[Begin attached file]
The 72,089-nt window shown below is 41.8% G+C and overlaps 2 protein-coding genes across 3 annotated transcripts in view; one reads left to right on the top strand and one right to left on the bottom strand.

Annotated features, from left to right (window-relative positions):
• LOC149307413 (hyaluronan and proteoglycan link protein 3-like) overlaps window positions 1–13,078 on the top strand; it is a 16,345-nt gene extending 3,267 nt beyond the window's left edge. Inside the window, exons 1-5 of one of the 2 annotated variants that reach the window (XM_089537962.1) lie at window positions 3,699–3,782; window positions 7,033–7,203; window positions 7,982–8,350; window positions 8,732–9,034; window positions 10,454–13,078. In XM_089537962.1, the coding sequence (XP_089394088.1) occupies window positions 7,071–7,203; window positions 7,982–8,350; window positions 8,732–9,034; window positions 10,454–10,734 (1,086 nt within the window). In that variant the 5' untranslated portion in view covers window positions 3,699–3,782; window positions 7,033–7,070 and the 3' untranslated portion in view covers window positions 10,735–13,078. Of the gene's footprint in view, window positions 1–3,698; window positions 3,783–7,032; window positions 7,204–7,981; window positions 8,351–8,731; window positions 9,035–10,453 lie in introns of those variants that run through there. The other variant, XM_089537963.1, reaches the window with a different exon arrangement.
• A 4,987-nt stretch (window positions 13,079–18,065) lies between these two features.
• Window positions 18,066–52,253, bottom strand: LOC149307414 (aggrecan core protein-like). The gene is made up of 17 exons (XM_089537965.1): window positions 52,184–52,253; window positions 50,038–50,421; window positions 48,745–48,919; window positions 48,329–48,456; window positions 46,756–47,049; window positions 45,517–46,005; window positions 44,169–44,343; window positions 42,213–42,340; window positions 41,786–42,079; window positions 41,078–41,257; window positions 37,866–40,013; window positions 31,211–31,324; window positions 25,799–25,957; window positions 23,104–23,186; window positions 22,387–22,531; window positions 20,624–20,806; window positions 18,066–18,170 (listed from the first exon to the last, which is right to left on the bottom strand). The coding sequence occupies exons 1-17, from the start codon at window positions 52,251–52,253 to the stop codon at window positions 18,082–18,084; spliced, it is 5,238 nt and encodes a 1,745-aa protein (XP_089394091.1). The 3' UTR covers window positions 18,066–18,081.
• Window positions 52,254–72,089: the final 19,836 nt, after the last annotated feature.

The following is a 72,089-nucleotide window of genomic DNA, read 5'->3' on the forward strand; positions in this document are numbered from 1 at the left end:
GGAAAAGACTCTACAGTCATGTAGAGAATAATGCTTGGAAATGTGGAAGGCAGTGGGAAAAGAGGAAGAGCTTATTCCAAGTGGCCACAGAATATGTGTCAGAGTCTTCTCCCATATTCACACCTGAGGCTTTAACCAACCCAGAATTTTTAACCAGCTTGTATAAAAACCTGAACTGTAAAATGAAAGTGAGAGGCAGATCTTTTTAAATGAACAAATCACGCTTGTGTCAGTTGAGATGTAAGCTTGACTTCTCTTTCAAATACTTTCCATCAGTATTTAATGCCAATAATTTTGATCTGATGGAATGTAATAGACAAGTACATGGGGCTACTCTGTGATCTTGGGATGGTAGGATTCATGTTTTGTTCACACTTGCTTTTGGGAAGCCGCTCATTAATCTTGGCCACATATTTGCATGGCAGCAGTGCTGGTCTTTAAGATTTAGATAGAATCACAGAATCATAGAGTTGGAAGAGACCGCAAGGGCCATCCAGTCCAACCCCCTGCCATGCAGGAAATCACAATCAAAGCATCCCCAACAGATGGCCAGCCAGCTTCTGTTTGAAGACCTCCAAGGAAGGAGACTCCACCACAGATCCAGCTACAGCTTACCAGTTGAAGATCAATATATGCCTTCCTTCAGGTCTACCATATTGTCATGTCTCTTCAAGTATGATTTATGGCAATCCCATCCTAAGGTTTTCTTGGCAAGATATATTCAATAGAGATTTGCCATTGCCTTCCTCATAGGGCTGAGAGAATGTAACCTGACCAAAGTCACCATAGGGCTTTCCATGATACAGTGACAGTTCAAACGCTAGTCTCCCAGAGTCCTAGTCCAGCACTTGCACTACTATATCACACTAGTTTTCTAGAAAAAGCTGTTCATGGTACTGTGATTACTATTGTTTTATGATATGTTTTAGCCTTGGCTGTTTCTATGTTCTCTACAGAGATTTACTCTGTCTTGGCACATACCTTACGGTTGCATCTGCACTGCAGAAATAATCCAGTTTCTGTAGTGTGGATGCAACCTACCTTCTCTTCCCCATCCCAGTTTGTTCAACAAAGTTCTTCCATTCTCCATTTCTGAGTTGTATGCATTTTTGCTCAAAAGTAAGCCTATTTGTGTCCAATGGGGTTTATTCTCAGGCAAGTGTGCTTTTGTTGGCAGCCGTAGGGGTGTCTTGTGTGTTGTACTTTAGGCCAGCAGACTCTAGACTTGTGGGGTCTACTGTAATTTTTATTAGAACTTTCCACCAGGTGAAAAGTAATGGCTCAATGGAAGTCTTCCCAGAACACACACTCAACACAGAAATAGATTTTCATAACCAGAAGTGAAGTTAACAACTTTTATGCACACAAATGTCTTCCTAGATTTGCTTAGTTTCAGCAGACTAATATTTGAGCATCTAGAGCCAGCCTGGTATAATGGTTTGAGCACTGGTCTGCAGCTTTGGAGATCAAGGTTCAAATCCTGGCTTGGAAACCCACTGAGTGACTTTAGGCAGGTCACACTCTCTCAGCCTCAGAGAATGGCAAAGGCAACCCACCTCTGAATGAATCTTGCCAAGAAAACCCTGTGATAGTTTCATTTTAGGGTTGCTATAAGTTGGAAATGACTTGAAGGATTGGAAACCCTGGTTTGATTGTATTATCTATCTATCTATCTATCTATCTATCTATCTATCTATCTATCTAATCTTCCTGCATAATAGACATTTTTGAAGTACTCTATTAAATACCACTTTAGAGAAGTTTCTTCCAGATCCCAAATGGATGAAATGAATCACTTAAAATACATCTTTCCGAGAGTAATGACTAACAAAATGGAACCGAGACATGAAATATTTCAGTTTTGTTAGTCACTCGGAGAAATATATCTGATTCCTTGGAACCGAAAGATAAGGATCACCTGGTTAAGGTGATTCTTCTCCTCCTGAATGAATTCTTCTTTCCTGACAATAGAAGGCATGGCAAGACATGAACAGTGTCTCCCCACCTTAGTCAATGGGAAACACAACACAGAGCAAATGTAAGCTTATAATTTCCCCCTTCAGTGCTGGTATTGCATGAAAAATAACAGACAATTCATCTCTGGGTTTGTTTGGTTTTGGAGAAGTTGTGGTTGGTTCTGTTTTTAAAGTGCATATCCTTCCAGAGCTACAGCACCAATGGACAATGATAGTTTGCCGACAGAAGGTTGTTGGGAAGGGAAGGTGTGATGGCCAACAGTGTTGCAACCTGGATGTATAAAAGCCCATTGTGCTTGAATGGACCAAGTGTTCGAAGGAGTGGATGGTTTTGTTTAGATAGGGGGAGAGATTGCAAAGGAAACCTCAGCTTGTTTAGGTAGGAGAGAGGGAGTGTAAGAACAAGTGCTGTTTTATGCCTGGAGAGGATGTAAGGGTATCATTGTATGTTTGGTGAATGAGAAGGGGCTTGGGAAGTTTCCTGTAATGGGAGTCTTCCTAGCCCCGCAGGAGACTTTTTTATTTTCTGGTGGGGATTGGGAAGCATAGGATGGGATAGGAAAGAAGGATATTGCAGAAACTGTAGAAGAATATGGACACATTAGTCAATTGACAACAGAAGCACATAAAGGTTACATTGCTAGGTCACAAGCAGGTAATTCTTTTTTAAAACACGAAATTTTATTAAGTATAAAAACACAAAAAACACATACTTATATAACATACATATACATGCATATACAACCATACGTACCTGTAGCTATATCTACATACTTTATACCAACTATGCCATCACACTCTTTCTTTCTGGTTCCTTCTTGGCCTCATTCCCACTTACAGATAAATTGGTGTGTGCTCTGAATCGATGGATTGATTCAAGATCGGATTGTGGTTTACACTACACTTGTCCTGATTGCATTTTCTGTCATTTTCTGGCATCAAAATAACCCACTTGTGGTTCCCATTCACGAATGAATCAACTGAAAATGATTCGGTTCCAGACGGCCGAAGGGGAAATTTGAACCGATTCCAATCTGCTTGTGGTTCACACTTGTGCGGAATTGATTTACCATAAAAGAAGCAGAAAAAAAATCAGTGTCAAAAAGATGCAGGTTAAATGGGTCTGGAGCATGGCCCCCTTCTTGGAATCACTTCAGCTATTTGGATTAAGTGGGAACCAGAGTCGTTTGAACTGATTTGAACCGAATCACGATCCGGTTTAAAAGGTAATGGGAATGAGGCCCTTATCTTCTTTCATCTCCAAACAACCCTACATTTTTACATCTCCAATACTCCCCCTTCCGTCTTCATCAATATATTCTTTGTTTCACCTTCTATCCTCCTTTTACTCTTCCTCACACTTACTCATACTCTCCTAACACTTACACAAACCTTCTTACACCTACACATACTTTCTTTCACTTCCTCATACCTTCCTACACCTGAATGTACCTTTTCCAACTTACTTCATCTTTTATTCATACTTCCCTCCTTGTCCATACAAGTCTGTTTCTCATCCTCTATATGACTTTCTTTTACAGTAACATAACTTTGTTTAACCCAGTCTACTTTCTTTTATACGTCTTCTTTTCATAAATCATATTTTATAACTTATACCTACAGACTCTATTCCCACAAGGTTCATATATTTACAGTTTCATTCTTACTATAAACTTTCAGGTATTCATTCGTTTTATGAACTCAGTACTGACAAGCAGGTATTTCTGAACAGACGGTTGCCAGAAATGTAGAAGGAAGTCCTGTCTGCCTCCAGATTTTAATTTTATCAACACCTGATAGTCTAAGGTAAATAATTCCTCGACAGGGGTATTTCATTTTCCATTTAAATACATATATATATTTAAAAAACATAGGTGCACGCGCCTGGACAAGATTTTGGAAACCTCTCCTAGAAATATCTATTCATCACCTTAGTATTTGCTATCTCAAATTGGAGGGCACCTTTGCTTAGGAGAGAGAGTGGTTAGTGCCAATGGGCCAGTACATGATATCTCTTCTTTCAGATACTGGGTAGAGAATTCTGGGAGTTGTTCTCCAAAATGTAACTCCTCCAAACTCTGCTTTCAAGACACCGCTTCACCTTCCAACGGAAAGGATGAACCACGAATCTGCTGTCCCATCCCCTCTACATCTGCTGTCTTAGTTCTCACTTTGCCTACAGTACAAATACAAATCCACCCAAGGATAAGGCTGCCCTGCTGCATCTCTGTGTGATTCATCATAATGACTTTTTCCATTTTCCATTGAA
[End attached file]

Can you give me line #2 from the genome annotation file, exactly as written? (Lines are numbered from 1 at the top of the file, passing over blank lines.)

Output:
Annotated features, from left to right (window-relative positions):